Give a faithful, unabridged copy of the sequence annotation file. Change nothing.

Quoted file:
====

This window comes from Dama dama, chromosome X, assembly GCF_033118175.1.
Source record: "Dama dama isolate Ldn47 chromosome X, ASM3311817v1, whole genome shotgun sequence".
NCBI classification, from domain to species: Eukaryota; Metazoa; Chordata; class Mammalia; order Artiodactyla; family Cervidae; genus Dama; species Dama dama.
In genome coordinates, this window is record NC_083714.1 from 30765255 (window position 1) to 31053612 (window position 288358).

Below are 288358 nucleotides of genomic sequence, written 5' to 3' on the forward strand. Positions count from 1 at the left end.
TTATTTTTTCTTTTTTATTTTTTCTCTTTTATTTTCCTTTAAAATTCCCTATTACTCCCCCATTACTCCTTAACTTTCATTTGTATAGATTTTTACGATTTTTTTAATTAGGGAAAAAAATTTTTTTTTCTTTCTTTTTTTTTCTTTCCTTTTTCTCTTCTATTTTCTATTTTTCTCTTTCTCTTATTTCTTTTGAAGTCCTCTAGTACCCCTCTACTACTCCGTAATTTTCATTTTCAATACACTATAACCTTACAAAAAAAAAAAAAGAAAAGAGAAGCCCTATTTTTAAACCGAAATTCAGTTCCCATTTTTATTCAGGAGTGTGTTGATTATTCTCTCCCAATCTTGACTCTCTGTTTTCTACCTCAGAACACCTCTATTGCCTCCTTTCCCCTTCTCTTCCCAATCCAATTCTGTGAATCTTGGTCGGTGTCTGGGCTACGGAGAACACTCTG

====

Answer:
This window comes from Dama dama, chromosome X, assembly GCF_033118175.1.
Source record: "Dama dama isolate Ldn47 chromosome X, ASM3311817v1, whole genome shotgun sequence".
NCBI classification, from domain to species: Eukaryota; Metazoa; Chordata; class Mammalia; order Artiodactyla; family Cervidae; genus Dama; species Dama dama.
In genome coordinates, this window is record NC_083714.1 from 30765255 (window position 1) to 31053612 (window position 288358).

Below are 288358 nucleotides of genomic sequence, written 5' to 3' on the forward strand. Positions count from 1 at the left end.
TTATTTTTTCTTTTTTATTTTTTCTCTTTTATTTTCCTTTAAAATTCCCTATTACTCCCCCATTACTCCTTAACTTTCATTTGTATAGATTTTTACGATTTTTTTAATTAGGGAAAAAAATTTTTTTTTCTTTCTTTTTTTTTCTTTCCTTTTTCTCTTCTATTTTCTATTTTTCTCTTTCTCTTATTTCTTTTGAAGTCCTCTAGTACCCCTCTACTACTCCGTAATTTTCATTTTCAATACACTATAACCTTACAAAAAAAAAAAAAGAAAAGAGAAGCCCTATTTTTAAACCGAAATTCAGTTCCCATTTTTATTCAGGAGTGTGTTGATTATTCTCTCCCAATCTTGACTCTCTGTTTTCTACCTCAGAACACCTCTATTGCCTCCTTTCCCCTTCTCTTCCCAATCCAATTCTGTGAATCTTGGTCGGTGTCTGGGCTACGGAGAACACTCTG